In July, the federal government began replacing interpreters with informational videos in initial proceedings. So far, the new policy has only been implemented in San Francisco, Los Angeles, Miami, and New York, but it is already causing problems. Because all hearings are shown the same 20-minute video informing non-English speakers of their rights, and not all of that information is important for every case, there have been delays in proceedings. As scheduled in-person interpreters are now barred, if an immigrant has a question for the judge and cannot speak English, the court must either find an interpreter in the courthouse or on the phone. The immigration judges’ union wasn’t consulted, and the executive vice president of the union complained that despite the length of the videos, they still miss crucial information and often present information in a misleading way.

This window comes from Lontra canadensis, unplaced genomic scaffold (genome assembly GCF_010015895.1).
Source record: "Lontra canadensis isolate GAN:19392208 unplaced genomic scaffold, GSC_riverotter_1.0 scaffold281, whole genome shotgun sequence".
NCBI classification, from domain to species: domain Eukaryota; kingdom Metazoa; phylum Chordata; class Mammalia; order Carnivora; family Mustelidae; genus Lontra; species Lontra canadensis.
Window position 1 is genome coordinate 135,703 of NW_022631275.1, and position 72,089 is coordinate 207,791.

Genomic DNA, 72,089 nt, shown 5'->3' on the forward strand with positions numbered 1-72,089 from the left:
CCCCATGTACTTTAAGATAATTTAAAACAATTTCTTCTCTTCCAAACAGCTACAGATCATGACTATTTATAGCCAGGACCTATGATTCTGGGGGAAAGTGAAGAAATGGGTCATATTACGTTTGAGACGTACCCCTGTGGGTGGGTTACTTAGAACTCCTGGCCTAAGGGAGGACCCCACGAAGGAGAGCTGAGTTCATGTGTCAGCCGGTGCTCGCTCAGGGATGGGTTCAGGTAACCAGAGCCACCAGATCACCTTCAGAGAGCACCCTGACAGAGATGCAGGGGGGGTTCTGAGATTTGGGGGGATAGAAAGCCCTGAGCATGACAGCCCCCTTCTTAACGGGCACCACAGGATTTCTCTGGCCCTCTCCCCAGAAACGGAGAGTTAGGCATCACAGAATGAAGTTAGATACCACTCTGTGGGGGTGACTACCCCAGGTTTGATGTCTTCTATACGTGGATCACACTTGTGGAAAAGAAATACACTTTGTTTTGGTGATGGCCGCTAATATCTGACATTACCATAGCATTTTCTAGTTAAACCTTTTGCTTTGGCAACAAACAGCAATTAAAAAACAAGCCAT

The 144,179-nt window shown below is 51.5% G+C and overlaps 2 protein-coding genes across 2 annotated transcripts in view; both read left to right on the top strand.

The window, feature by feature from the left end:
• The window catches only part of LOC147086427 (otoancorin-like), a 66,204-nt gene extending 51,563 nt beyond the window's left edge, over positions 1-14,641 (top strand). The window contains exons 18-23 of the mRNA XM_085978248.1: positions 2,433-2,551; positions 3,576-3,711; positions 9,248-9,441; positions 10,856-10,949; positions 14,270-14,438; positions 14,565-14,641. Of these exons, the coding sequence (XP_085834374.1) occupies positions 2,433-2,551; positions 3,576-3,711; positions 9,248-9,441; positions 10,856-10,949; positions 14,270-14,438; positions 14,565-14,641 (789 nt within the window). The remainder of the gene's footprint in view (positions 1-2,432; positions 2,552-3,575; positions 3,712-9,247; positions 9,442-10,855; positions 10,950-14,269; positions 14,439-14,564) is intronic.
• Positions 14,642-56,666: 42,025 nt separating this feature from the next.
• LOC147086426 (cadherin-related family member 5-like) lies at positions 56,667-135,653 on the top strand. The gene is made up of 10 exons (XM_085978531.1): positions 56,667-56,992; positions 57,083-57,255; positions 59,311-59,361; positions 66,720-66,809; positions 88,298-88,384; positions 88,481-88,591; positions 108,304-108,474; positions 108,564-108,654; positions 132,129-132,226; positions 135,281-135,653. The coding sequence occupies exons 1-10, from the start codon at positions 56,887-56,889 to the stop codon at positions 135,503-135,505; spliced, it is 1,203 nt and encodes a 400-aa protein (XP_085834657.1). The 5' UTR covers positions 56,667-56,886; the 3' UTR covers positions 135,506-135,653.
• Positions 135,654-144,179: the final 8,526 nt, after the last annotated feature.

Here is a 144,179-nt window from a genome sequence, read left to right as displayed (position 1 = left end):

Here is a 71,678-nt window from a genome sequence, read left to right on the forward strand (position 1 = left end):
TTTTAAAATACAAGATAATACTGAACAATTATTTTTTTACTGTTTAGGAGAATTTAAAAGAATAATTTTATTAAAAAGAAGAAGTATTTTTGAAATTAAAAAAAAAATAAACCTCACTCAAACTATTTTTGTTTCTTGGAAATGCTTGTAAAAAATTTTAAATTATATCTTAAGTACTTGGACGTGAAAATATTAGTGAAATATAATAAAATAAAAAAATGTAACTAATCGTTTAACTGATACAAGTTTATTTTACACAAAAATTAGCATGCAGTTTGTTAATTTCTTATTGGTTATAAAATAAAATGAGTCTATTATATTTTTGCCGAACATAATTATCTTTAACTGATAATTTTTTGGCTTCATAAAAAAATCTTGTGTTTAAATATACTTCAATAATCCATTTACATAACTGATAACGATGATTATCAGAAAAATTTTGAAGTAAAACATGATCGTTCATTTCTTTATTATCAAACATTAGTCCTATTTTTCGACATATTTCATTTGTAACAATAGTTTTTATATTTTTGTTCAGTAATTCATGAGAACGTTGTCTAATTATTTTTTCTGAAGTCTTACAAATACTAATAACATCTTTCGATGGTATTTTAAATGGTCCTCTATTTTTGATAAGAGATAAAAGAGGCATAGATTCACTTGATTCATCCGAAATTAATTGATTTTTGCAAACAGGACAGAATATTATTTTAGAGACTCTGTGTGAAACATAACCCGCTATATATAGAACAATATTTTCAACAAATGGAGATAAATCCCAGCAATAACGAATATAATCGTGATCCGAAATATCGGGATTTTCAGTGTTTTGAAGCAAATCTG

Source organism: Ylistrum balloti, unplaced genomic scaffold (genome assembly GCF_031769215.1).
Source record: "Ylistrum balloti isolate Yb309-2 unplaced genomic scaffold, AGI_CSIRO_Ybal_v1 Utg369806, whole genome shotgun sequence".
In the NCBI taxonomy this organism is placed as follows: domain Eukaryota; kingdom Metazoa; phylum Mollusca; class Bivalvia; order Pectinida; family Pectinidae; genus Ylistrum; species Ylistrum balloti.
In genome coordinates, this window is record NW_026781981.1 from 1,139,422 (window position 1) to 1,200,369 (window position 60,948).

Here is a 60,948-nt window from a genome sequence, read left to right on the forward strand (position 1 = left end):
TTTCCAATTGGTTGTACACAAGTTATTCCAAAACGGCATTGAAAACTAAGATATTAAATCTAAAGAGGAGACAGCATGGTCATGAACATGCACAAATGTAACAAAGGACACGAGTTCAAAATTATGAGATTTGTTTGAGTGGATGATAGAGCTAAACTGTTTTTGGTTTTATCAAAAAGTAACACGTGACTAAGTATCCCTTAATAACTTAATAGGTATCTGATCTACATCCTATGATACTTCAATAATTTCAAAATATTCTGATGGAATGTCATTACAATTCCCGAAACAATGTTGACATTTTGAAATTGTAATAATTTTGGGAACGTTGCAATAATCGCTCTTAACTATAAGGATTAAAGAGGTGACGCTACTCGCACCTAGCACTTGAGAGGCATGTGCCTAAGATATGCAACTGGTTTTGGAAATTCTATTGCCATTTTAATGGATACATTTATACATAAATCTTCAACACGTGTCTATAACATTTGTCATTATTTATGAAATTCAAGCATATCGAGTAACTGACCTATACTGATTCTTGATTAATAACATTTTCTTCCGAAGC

– Weekly Immigration Briefing by Olivia Hester, Immigration Law Analyst at Docketwise
Posted in: Immigration